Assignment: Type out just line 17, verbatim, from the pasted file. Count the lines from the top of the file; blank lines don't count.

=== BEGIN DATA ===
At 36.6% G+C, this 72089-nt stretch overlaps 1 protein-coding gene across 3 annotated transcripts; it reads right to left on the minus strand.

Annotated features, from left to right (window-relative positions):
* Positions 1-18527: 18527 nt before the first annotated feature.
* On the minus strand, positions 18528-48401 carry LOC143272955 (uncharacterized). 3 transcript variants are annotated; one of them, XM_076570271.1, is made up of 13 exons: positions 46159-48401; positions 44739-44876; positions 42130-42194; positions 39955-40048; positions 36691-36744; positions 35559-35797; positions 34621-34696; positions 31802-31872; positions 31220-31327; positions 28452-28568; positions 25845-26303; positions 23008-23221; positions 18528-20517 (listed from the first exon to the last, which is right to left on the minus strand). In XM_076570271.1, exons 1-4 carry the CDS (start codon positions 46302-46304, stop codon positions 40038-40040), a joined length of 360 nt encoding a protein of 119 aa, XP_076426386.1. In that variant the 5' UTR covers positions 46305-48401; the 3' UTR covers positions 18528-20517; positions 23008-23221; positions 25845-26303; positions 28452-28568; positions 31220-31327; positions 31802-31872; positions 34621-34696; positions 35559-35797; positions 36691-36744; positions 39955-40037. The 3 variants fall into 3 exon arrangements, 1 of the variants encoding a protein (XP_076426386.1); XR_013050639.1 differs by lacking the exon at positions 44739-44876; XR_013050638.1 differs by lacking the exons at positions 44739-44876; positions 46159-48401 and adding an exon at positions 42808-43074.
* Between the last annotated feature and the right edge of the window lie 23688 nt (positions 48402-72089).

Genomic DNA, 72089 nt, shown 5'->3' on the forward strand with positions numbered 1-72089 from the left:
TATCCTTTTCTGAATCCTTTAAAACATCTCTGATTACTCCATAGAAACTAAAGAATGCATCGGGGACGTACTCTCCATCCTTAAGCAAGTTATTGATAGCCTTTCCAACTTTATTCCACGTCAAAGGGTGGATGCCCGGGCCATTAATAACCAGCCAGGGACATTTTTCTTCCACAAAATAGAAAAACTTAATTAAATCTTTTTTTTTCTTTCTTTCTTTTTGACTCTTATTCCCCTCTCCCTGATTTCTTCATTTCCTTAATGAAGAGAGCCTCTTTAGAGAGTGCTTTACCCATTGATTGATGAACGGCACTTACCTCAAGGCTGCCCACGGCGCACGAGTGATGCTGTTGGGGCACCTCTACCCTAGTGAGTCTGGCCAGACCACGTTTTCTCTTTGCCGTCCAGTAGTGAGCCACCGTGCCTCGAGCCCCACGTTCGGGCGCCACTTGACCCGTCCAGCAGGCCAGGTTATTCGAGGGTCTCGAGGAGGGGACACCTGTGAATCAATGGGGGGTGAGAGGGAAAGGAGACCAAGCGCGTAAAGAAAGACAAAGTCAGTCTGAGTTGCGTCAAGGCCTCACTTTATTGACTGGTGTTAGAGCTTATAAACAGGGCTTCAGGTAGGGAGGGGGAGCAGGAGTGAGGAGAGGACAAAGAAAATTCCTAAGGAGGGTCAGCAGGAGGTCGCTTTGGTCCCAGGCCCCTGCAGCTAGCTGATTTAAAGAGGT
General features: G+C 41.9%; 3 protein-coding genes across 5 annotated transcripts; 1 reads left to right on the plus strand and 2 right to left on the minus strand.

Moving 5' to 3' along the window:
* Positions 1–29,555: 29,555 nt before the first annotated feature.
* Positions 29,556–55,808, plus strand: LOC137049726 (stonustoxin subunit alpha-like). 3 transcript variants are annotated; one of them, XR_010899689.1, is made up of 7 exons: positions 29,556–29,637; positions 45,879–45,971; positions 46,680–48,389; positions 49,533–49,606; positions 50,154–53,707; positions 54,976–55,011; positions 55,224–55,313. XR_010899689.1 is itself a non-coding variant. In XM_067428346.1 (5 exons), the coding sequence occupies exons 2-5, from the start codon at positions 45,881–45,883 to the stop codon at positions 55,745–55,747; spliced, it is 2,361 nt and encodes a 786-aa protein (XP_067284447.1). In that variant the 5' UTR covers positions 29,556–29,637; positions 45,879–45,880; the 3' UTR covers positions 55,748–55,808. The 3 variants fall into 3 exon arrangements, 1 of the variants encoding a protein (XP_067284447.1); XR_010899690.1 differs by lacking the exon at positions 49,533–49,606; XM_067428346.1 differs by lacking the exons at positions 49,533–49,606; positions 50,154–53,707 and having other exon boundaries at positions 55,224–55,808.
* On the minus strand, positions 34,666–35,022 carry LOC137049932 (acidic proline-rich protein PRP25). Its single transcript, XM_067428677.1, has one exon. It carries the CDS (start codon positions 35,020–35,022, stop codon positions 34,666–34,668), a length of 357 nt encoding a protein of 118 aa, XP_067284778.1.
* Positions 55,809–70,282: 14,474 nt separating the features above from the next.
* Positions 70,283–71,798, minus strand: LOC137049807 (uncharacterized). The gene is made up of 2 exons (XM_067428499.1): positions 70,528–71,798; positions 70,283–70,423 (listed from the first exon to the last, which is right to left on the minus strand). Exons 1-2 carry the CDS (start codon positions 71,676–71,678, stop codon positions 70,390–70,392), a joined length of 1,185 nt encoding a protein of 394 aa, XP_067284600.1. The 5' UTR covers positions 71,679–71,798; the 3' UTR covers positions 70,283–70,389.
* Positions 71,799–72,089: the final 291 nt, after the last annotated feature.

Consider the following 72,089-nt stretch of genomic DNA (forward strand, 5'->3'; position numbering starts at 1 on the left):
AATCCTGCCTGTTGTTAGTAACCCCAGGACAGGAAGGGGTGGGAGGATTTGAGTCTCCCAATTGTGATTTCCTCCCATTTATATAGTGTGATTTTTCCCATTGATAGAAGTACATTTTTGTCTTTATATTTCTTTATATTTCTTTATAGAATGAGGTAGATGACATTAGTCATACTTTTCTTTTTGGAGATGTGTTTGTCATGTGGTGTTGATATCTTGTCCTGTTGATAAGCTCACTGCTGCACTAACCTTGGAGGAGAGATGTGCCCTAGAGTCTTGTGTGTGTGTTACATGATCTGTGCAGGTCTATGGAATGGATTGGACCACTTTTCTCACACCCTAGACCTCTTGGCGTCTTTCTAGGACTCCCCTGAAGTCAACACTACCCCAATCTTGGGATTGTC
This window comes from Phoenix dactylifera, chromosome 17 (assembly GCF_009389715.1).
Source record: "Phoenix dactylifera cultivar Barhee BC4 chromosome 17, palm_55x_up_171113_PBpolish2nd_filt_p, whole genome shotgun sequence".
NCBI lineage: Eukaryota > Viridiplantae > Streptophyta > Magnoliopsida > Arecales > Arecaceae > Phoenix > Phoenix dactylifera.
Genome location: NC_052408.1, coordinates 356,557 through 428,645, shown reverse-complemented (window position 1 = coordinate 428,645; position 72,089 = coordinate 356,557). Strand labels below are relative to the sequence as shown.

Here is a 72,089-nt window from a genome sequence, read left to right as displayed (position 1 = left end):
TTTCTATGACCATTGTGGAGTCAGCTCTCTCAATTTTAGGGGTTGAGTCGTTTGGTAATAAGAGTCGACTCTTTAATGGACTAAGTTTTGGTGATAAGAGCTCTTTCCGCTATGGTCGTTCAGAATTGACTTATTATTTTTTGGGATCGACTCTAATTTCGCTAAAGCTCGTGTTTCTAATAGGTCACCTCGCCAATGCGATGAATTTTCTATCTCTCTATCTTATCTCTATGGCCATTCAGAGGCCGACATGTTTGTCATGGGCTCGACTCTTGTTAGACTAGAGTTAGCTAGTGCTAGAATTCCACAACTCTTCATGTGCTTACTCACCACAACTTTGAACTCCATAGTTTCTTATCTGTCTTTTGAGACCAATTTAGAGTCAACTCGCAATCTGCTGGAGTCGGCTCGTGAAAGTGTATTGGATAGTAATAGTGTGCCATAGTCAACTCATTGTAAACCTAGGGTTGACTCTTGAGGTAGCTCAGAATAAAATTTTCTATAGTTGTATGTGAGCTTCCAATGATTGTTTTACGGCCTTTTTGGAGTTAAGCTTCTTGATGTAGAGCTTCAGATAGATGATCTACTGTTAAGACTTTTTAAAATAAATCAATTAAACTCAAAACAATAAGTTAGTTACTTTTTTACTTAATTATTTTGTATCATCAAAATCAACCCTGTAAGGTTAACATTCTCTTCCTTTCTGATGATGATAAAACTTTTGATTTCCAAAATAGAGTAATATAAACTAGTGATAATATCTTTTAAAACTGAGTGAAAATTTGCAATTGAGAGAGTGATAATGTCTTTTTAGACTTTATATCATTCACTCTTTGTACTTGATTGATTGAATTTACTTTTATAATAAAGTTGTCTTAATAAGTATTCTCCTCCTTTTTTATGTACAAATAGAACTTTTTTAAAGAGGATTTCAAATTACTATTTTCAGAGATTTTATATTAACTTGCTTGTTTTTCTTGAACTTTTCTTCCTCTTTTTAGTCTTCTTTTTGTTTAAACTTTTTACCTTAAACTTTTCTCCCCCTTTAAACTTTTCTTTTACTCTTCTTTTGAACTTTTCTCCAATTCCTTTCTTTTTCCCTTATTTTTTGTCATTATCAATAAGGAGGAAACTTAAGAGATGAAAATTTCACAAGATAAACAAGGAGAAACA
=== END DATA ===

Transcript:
AATCCTGCCTGTTGTTAGTAACCCCAGGACAGGAAGGGGTGGGAGGATTTGAGTCTCCCAATTGTGATTTCCTCCCATTTATATAGTGTGATTTTTCCCATTGATAGAAGTACATTTTTGTCTTTATATTTCTTTATATTTCTTTATAGAATGAGGTAGATGACATTAGTCATACTTTTCTTTTTGGAGATGTGTTTGTCATGTGGTGTTGATATCTTGTCCTGTTGATAAGCTCACTGCTGCACTAACCTTGGAGGAGAGATGTGCCCTAGAGTCTTGTGTGTGTGTTACATGATCTGTGCAGGTCTATGGAATGGATTGGACCACTTTTCTCACACCCTAGACCTCTTGGCGTCTTTCTAGGACTCCCCTGAAGTCAACACTACCCCAATCTTGGGATTGTC